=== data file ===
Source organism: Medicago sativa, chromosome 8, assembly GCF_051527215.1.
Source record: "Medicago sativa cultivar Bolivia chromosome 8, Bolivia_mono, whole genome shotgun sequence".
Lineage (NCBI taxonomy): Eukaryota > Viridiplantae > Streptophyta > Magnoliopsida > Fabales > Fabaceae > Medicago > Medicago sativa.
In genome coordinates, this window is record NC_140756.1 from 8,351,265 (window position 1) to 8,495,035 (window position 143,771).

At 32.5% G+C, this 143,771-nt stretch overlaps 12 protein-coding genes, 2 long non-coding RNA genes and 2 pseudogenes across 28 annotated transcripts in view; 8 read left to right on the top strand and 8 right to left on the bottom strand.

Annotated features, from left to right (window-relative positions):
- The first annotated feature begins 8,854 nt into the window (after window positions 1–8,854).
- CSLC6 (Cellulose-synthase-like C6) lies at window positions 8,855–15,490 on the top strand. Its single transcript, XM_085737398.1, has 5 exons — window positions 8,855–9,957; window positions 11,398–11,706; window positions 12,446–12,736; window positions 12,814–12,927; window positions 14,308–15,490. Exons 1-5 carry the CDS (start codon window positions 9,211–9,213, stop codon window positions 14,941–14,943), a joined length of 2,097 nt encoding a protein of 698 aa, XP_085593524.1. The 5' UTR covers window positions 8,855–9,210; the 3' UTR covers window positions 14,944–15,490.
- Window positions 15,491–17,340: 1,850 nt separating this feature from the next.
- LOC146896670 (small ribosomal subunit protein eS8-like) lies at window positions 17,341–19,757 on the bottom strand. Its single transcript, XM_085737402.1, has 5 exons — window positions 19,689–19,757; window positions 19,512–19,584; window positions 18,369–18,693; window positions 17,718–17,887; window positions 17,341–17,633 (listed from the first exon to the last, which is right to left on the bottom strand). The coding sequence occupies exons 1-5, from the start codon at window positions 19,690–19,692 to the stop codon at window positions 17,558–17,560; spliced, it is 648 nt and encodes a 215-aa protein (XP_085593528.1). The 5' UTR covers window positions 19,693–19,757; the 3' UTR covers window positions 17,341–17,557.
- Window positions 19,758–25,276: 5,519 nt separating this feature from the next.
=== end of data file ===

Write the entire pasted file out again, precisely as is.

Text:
Source organism: Medicago sativa, chromosome 8, assembly GCF_051527215.1.
Source record: "Medicago sativa cultivar Bolivia chromosome 8, Bolivia_mono, whole genome shotgun sequence".
Lineage (NCBI taxonomy): Eukaryota > Viridiplantae > Streptophyta > Magnoliopsida > Fabales > Fabaceae > Medicago > Medicago sativa.
In genome coordinates, this window is record NC_140756.1 from 8,351,265 (window position 1) to 8,495,035 (window position 143,771).

At 32.5% G+C, this 143,771-nt stretch overlaps 12 protein-coding genes, 2 long non-coding RNA genes and 2 pseudogenes across 28 annotated transcripts in view; 8 read left to right on the top strand and 8 right to left on the bottom strand.

Annotated features, from left to right (window-relative positions):
- The first annotated feature begins 8,854 nt into the window (after window positions 1–8,854).
- CSLC6 (Cellulose-synthase-like C6) lies at window positions 8,855–15,490 on the top strand. Its single transcript, XM_085737398.1, has 5 exons — window positions 8,855–9,957; window positions 11,398–11,706; window positions 12,446–12,736; window positions 12,814–12,927; window positions 14,308–15,490. Exons 1-5 carry the CDS (start codon window positions 9,211–9,213, stop codon window positions 14,941–14,943), a joined length of 2,097 nt encoding a protein of 698 aa, XP_085593524.1. The 5' UTR covers window positions 8,855–9,210; the 3' UTR covers window positions 14,944–15,490.
- Window positions 15,491–17,340: 1,850 nt separating this feature from the next.
- LOC146896670 (small ribosomal subunit protein eS8-like) lies at window positions 17,341–19,757 on the bottom strand. Its single transcript, XM_085737402.1, has 5 exons — window positions 19,689–19,757; window positions 19,512–19,584; window positions 18,369–18,693; window positions 17,718–17,887; window positions 17,341–17,633 (listed from the first exon to the last, which is right to left on the bottom strand). The coding sequence occupies exons 1-5, from the start codon at window positions 19,690–19,692 to the stop codon at window positions 17,558–17,560; spliced, it is 648 nt and encodes a 215-aa protein (XP_085593528.1). The 5' UTR covers window positions 19,693–19,757; the 3' UTR covers window positions 17,341–17,557.
- Window positions 19,758–25,276: 5,519 nt separating this feature from the next.